By Christian Hamaker
Does anyone remember celluloid?
In a world where cinemas have mostly converted from celluloid to digital projectors and digital cinema packages (DCPs) as the source material for the movies you see at the theater, some filmmakers are determined to preserve the celluloid filmstrips of yore.
Director Christopher Nolan remembers celluloid. In fact, he celebrates it by shooting his films on celluloid—old-fashioned filmstrips, sometimes in large formats like IMAX—and designing them for a theatrical experience.
Nolan spoke November 2 at a Library of Congress Preservation Week event, “Christopher Nolan in Conversation,” with Carla Hayden, librarian of Congress, and took the time to extol the advantages of celluloid over digital filmmaking, which, since its advent, has already gone through several changes.
“In 20 years (of digital filmmaking), we’ve gone through 30 different formats,” Nolan told Hayden. “We now know digital technology is a moving target.” Far from being the solution to the fragility of celluloid, which requires attention and resources to preserve its inherent qualities, “digital is part of the problem now,” Nolan said. Celluloid is “not a technology to be advanced from—it’s a distinct medium,” the director asserted.
Nolan’s remarks reminded me of the premise of David Sax’s stimulating 2016 book, “The Revenge of Analog,” an account of the resurgence of analog technologies in a world that was marching, inexorably, into a supposedly all-digital future.
“I noticed something going on,” Sax wrote of his increasing awareness of a backlash to digital culture. “Certain technologies and processes that had recently been rendered ‘obsolete’ suddenly began to show new life, even as the world around them was increasingly driven by digital technology.”
Sax mentions the different forms of analog technologies experiencing a second life: letterpress cards and invitations, film photography, handmade leather goods and watches, new print magazines, fountain pens and vinyl records.
Had Sax talked with Nolan, or with filmmaker Martin Scorsese, he might have added celluloid to his list. In a 2013 lecture, Scorsese made a pitch for film preservation that overlapped with much of what Nolan said four years later, although Scorsese’s contrast wasn’t with digital technology but with a much older modes of expression: musical compositions and the printed book.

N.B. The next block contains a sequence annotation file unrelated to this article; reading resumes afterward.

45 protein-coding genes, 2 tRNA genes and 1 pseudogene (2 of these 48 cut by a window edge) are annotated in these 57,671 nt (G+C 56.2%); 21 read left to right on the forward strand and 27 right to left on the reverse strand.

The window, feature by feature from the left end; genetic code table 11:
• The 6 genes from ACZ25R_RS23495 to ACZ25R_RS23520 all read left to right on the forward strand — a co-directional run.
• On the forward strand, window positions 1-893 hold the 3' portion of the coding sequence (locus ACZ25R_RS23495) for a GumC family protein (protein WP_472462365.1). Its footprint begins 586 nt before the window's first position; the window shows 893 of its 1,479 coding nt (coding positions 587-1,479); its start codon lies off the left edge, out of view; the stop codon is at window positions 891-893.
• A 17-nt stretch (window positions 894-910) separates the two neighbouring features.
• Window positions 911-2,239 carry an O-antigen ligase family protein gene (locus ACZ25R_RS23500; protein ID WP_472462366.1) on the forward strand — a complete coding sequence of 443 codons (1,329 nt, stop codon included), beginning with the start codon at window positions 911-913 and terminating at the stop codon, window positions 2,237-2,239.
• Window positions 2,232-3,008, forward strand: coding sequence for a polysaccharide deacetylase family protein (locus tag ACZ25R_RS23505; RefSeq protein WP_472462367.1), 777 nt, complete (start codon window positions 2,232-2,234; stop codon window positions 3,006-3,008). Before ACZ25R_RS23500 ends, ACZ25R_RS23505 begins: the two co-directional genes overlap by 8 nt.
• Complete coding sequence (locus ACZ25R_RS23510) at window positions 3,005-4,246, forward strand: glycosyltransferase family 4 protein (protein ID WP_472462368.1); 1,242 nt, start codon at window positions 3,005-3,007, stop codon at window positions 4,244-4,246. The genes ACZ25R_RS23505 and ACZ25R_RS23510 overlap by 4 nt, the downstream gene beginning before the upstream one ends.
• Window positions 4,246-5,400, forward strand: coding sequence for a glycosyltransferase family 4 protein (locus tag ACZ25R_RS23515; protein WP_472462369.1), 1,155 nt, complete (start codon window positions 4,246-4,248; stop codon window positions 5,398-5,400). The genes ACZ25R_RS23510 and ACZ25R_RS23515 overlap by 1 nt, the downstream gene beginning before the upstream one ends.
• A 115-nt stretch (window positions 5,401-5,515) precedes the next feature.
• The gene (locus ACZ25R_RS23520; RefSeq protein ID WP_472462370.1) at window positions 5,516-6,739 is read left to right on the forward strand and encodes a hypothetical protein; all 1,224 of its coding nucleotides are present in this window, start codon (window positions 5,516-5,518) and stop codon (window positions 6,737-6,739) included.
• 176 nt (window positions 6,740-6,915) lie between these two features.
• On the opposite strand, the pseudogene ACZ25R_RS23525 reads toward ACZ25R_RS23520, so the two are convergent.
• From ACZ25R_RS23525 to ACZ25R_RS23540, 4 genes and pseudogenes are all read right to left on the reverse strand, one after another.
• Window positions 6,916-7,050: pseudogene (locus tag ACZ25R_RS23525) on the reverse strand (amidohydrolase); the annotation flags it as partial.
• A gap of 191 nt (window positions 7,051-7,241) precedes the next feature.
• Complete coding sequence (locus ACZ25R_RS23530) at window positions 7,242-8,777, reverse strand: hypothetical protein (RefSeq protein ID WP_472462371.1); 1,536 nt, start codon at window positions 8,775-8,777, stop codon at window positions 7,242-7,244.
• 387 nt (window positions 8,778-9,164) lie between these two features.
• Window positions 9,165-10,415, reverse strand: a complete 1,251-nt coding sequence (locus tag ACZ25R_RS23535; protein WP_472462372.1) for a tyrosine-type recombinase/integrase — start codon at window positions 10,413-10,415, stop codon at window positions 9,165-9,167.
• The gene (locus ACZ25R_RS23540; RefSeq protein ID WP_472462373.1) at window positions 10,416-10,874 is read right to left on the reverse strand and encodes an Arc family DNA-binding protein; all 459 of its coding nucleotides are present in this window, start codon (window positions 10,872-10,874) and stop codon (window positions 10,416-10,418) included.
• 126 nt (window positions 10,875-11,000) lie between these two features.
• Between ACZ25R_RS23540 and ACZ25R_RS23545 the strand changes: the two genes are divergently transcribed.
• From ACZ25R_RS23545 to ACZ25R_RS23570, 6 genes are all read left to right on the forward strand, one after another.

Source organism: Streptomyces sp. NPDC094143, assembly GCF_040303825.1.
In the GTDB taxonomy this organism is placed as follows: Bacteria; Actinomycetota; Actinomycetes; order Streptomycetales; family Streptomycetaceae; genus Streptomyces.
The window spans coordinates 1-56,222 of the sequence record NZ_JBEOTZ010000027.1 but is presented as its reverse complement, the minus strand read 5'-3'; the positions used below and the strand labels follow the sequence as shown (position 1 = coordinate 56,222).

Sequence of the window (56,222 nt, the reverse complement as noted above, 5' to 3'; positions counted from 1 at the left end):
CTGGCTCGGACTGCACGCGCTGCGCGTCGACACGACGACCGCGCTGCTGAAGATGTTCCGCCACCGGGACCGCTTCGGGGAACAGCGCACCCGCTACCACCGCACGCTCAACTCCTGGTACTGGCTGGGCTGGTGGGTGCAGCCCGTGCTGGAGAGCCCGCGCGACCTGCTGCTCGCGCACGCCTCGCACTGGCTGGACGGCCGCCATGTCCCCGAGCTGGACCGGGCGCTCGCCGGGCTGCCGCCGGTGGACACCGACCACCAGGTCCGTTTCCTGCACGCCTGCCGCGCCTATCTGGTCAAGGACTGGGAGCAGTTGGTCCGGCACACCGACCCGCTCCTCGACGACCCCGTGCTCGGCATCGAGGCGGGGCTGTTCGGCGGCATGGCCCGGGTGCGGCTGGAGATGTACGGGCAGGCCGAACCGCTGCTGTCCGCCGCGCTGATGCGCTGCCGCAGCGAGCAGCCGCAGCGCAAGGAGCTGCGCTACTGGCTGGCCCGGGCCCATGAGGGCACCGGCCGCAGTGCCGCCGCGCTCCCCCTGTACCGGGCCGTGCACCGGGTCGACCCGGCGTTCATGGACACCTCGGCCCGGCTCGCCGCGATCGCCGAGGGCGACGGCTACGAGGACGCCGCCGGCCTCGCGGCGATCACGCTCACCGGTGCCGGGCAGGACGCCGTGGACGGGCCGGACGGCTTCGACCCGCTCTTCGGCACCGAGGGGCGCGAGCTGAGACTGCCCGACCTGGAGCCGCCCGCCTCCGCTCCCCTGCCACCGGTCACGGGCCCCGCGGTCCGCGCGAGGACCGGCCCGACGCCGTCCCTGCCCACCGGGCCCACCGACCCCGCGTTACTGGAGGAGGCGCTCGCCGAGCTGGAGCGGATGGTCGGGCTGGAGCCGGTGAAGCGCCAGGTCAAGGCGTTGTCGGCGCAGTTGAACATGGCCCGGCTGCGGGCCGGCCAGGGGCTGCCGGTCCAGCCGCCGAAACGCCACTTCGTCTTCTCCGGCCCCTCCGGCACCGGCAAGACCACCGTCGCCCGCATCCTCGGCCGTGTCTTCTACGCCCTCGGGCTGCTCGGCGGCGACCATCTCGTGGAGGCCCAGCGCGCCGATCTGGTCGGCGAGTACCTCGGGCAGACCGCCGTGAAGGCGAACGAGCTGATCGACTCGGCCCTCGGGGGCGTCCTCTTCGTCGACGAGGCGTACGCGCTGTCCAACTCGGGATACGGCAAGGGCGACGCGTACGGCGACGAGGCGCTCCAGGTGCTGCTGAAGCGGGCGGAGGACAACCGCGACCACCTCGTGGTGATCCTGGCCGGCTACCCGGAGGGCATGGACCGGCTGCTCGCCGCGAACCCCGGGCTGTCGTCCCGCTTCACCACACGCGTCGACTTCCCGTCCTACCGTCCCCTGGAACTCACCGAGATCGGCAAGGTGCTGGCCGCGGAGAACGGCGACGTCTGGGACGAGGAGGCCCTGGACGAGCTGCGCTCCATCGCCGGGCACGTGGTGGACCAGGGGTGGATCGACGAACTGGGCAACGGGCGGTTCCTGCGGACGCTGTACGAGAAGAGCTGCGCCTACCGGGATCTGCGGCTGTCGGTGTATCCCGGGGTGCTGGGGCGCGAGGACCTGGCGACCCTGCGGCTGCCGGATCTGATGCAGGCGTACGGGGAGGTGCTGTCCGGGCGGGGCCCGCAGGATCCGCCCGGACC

Scorsese, now in his 70s, has in recent years made some of the best films in a long career, but it’s nevertheless in the interest of film preservation to see a younger generation take up the cause. If that makes Nolan, age 47, the face of film preservation for the near future, that’s good news for those who value celluloid.
“Digital’s overwhelming superiority initially renders the analog alternative largely worthless, and devalues that analog technology significantly,” Sax writes. “But over time, that perception of value shifts. The honeymoon with a particular digital technology inevitably ends, and when it does, we are more readily able to judge its true merits and shortcomings. In many cases, an older analog tool or approach simply works better. Its inherent inefficiency grows coveted, its weakness becomes a renewed strength.”
With Nolan now leading the charge, that value shift is well underway. Having passed through the initial wave of enthusiasm for digital technology, we’re now ready to grapple with the downsides of digital—and it’s hard to think of a more persuasive explainer of digital’s drawbacks than the man whose most recent film, “Dunkirk,” was mostly shot in IMAX and projected in that special format in theaters around the country. It was a major event, publicized by its director as a film made to be seen in theaters, and audiences responded, pushing the film’s global box-office take over $500 million—a level that ensures we’ll be seeing more, not fewer, such special engagements in the future.
Celluloid may never become the dominant medium it once was, but as with other analog technologies that have experienced a revival in recent years, its eager embrace by a core audience shows that there’s a place for older forms of media—and that our digital future isn’t as bright as we once thought it might be.